The question of appropriation is a thorny one, and I lean on the side of influence when I think of Britten and McPhee’s influence showed up even before Britten saw Asia; in 1941 McPhee and the composer recorded McPhee’s transcription for two pianos of Balinese Ceremonial Music. Is this appropriation, when a musician queers what he hears to become more of his queer self? It’s there in the title, right, the acknowledgement that thematic we are about to hear comes from somewhere else and has been transcribed by McPhee’s queer hand first?
Britten’s interest in those darker skinned children was, to my mind, a perversion of the white English belief in hierarchy. (I don’t know what his partner, the singer Peter Pears, thought of all this, but I can’t imagine he wasn’t supportive; they lived together for most of their adult lives.) In Britten’s day, homosexuality was not only outlawed, it was a source of horror shame and evil. What could be “less” and therefore more palatable than being gay? Children. Brown folk. And yet the music that inspired Britten—and McPhee before him—was made by those people and responded to in the purest way possible: through being heard, taken to heart, transcribed, and absorbed and now recorded again, coming out on the other side of something else—a world where these complications are not only articulated, expressed, but heard.
I didn’t know any of this or much of this when I first heard Doveman and Nico Muhly’s “Peter Pears: Balinese Ceremonial Music,” last spring. Doveman is, of course, the excellent musician and singer, Thomas Bartlett, and Nico Muhly is the estimable author of choral music, operas, dance music, movie music—work that has earned him a powerful position as one of the more original and protean composers and musicians working today. “Peter Pears “ marks their TK collaboration, and the nine track record has the aura of history—McPhee, Britten, that lot—and the aura of history remade according to the demands of Thomas and Nico’s own musicianship and understanding of what has come before, and what artists take and give, often at the same time. Produced over a TK period of time, the delicately rendered album also includes three gamelan transcriptions by Colin McPhee that inspired their work. Thus, “Peter Pears,” enters the world as an interesting mix—the old and the new and the queer, all at once.
It’s an upsetting-in-the-best-way record, one that floats towards the ear and then recedes and then takes up all of the mind, in part because of the wonderful singing, which says as much about breathing and the breath that singing necessitates, as it does about language. (When asked what the hardest part of singing was, Bjork said: “Breath.”) In various press reports Thomas has said that he wanted this record to sound different, vocal wise, than his previous as a vocalist and musician, 2009’s “The Conformist” (which, incidentally, has a wonderful track called “Breathing In”). I wasn’t so much alarmed when I read that as curious: how can you improve on intimacy? Because that’s what Thomas’ singing evokes—someone who is alone, waiting for love, or, having had love, regrets not having it: whispers of regrets, recriminations, and then sudden little clouds of joy. In tracks like the superb, “Dominic,” Thomas gives us that intimacy, but it is supplemented by all those glorious sounds that McPhee brought to the West: a whole catalogue of Eastern sound that still feels unfamiliar to us despite the advent of world music. Why? Because most Americans still listen, primarily, to American music or music written and performed in the American idiom—funk, blues, etc.—or that is part of the Western canon—Bach, Beethoven etc. In short, most audiences listen to music to hear themselves, or a more elevated version of themselves.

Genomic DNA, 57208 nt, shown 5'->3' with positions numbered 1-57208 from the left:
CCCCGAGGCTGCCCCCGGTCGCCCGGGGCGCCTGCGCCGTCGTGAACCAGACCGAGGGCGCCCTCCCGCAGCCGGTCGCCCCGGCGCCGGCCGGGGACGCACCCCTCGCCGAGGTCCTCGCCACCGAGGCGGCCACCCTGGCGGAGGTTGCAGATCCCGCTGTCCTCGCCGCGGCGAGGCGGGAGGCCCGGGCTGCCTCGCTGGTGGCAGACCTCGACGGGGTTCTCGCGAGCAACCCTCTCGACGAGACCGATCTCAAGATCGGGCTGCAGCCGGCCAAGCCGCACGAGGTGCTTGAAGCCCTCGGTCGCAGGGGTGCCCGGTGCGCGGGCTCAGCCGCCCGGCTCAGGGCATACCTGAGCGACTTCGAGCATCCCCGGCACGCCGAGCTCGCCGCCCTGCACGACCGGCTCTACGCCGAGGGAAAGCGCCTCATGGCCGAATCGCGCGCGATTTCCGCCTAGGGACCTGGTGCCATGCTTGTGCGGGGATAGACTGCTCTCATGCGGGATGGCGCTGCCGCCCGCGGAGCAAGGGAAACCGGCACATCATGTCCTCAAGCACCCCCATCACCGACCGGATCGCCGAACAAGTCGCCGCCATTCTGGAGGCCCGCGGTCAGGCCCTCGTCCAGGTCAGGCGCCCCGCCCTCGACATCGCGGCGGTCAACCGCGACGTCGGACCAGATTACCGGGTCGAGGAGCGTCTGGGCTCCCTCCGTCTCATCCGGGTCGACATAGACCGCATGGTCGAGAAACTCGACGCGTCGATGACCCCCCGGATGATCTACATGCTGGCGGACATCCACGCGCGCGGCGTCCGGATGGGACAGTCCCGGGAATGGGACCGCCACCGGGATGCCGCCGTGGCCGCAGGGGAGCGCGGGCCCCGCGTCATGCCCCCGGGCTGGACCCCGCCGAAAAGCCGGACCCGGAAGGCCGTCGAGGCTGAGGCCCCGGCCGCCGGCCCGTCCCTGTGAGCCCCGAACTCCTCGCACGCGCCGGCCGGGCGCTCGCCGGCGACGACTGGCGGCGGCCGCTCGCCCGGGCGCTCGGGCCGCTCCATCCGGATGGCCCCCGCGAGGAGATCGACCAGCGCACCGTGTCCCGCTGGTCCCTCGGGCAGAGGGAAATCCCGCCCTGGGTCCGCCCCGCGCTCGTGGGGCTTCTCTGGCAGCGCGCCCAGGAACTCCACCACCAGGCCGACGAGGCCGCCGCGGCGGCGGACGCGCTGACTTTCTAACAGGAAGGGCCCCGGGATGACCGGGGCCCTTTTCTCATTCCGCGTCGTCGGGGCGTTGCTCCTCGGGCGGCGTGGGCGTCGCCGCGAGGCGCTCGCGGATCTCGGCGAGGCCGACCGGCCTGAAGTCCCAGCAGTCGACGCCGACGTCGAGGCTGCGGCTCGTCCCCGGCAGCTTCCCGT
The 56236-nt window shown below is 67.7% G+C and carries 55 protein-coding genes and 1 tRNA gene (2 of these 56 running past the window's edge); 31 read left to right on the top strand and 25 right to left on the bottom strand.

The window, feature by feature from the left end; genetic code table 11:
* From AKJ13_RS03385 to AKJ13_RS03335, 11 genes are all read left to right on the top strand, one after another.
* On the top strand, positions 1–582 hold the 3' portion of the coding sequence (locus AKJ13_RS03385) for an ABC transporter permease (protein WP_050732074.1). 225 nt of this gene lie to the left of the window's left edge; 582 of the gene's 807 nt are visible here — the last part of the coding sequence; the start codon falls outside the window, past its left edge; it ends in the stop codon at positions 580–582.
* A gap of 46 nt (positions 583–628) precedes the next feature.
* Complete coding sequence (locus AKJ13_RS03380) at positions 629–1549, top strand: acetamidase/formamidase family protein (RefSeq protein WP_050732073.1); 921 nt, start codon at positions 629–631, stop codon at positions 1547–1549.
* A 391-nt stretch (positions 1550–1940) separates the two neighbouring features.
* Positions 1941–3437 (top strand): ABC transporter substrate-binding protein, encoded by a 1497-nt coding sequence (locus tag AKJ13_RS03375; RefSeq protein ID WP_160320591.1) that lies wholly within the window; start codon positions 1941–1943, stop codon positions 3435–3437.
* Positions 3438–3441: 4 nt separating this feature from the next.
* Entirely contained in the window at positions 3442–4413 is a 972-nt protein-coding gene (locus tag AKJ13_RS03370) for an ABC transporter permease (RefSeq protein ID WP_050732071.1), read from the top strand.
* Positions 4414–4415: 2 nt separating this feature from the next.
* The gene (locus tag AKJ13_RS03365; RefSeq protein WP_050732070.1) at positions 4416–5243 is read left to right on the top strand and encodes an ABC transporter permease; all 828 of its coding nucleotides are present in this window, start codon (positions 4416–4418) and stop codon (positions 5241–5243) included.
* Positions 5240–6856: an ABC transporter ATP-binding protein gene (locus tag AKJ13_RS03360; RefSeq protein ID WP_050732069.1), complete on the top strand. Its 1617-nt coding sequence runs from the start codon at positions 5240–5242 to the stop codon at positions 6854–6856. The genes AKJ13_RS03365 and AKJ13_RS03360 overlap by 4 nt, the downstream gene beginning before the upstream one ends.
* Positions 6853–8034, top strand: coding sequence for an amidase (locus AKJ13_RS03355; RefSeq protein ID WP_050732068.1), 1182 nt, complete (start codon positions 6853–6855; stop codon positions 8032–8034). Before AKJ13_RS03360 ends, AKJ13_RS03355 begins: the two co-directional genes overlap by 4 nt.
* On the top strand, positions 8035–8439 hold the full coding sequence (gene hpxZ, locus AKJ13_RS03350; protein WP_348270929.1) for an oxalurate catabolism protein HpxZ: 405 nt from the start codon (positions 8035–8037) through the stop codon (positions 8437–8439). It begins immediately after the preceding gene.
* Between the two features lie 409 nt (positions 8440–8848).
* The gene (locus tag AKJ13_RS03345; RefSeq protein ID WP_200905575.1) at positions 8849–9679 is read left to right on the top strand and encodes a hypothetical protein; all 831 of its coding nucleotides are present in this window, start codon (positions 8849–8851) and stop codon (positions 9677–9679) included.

Thomas and Nico have an enormous amount of respect for Britten and Pears (the Western cannon) and for the American voice (Thomas’ voice), but with it all the record doesn’t really focus on one sound or idiom, it revels in the inspiration that McPhee’s work and thus Britten’s provides, not to mention all those Balinese musicians playing forcefully and softly into the air. “Peter Pears,” starts off with such power you don’t know where you are at first, listening to bells or a piano? Or? The piano is breathing! You can hear it when the pedal is put down and then a note struck and it’s like the heartbeats and breaths in Doveman’s voice to come, in “Festina,” for instance, and then “Grendl,” which bubbles with the sound of electronic waves; they lap at Doveman’s voice, just behind it, like waves looking for sand in some place like Bali, or England, or home.